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Sally Shapiro

My Pop Pleasure

Sep 01, 2009 Sally Shapiro Bookmark and Share

“Sorry for interrupting the chat, I’m just like that, it was late and didn’t feel prepared. Love Sally,” read an email message from elusive Italo-disco ingénue Sally Shapiro after breaking off a phone interview mid-sentence due to exhaustion. After a pregnant pause, songwriter/ producer Johan Agebjörn, picks up the phone to explain the break in conversation: “She doesn’t think her English is good enough.”

Though the Swedish native’s grasp of English seemed quite good, you can’t expect someone who refuses to sing live, rarely gives interviews, won’t allow her songwriting partner into his own Gothenburg home when she lays down vocal tracks, and declines to reveal her real name, to immediately jump out of her comfort zone for too long.

After the truncated transatlantic chat, Agebjörn and Shapiro planned on filming part of the video for “Miracle,” the thunderclap lead single from Shapiro’s sparkling sophomore album My Guilty Pleasure. Shapiro thought it would be an apt title for the new LP after scouring her nom de plume on the Internet. “When we Googled Sally Shapiro we saw that a lot of people had our music as their guilty pleasure,” she explains. “We thought it would be nice to call the album this so that they can go into the record shop and say, ‘Have you got My Guilty Pleasure, Sally Shapiro?’”

Italo chanteuses Valerie Dore and Katy Gray and even the Godfather of Italo-disco, Giorgio Moroder remain mainstay influences for Shapiro and Agebjörn’s permafrost masterpieces. Beats per minute on My Guilty Pleasure hover around 128, the standard for Italo-disco circa 1984, but they also accelerate to sub-house levels, and Guilty‘s paeans to love venture beyond rote homage. “We are still influenced by that music but we wanted to try something new,” Shapiro murmurs. “I really love Suzanne Vega, Mylène Farmer, Marit Bergman, Stina Nordenstam.”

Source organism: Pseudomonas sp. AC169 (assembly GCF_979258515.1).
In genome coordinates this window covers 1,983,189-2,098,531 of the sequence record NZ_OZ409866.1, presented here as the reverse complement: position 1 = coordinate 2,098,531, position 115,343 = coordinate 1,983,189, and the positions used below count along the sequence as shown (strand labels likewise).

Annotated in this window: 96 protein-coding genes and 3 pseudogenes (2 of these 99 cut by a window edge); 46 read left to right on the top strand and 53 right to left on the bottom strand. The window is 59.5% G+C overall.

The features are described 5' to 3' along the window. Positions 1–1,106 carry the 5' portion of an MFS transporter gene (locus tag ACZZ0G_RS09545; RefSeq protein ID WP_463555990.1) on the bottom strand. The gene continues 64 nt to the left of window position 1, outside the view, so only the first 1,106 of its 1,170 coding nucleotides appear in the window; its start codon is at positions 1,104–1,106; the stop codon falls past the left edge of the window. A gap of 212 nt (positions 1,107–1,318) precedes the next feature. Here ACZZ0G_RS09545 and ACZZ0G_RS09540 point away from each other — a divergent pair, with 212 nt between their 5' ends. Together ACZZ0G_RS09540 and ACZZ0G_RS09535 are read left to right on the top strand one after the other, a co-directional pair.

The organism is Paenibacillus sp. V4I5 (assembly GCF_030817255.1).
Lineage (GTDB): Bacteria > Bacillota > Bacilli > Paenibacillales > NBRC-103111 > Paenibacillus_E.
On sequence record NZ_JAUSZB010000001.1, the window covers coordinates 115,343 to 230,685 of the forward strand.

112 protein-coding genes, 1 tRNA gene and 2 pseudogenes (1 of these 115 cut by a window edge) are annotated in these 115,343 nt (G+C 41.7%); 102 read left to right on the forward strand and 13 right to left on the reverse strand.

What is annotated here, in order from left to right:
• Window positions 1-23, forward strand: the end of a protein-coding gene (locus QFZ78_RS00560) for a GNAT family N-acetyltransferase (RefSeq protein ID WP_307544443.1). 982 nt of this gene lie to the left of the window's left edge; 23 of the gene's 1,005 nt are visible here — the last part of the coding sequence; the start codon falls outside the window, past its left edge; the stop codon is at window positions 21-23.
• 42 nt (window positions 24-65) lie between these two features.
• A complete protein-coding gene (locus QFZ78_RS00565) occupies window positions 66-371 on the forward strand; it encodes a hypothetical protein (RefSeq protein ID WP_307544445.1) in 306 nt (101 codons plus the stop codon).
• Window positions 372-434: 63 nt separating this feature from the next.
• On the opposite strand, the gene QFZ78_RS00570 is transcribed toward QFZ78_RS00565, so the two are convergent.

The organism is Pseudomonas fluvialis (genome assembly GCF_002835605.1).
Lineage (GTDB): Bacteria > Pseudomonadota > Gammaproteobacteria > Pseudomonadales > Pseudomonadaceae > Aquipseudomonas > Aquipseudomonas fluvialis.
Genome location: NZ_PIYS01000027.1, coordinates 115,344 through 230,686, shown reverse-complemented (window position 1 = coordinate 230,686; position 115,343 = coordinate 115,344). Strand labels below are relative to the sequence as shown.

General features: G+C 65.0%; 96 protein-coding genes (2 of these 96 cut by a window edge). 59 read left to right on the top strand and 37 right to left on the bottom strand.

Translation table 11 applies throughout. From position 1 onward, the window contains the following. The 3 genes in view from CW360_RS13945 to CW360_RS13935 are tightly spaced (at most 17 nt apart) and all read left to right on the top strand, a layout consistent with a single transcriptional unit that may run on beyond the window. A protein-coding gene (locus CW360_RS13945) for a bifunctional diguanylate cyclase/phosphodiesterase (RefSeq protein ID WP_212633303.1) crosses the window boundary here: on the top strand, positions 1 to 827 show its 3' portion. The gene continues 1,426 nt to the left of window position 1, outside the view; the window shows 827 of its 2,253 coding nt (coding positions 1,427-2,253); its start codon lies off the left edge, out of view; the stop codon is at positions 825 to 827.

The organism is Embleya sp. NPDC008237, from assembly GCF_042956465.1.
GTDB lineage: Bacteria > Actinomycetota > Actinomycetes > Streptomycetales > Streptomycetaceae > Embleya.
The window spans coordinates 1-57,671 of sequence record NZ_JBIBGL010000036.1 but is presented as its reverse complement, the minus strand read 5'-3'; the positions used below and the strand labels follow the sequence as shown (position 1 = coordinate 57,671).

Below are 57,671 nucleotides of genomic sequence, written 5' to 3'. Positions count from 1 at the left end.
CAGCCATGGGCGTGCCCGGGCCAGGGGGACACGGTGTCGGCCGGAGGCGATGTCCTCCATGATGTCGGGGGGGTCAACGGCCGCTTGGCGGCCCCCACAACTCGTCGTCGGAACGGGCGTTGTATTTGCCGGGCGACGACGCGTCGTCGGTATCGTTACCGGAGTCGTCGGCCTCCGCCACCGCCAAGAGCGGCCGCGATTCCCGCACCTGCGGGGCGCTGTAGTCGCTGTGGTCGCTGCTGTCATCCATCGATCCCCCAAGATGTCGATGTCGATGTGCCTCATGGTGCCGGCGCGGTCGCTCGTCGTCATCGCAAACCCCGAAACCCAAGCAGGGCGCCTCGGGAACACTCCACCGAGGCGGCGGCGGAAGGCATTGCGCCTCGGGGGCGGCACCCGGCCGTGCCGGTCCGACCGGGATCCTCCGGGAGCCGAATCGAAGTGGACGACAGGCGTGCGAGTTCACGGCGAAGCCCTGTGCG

Dancefloor-ready tracks such as “Save Your Love” and “Moonlight Dance” are terminally romantic, but leave behind some of the last-call Chromatics daze of 2007’s Disco Romance. Agebjörn’s production is less sedate and even bombastic in these new environs, the best examples being the train-ride-home electro track “Let It Show” and “The NeverEnding Story-esque “Miracle.” Agebjörn enjoys the DJ-like experimentation on the latter. “I thought that since the strings and the piano have a lot of power, we wanted that track to have a dramatic musical type of sound, like ABBA tracks or Björn Ulvaeus and Benny Andersson’s Chess. In a sonic way, I like tracks that start with a sound effect and then music.”

As much as fans will dissect these brilliant new tracks, the reasons behind Shapiro’s debilitating bashfulness will continue to draw a level of scrutiny that eclipses her knack for transforming dawdling, homemade experiments into brilliant pop gems. Before her break from the interview, the audibly nervous Shapiro explains that her reasons for recording at home are clear-cut: “It’s more secure and with this type of music we’re able to record it straight to Johan’s computer. I feel like I’m more self-confident on [My Guilty Pleasure] versus the last record.”


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March 21st 2010

What a well written great piece of information. I remember that I was looking for something like this from a couple of months. I am glad that I found my way here by coincidence!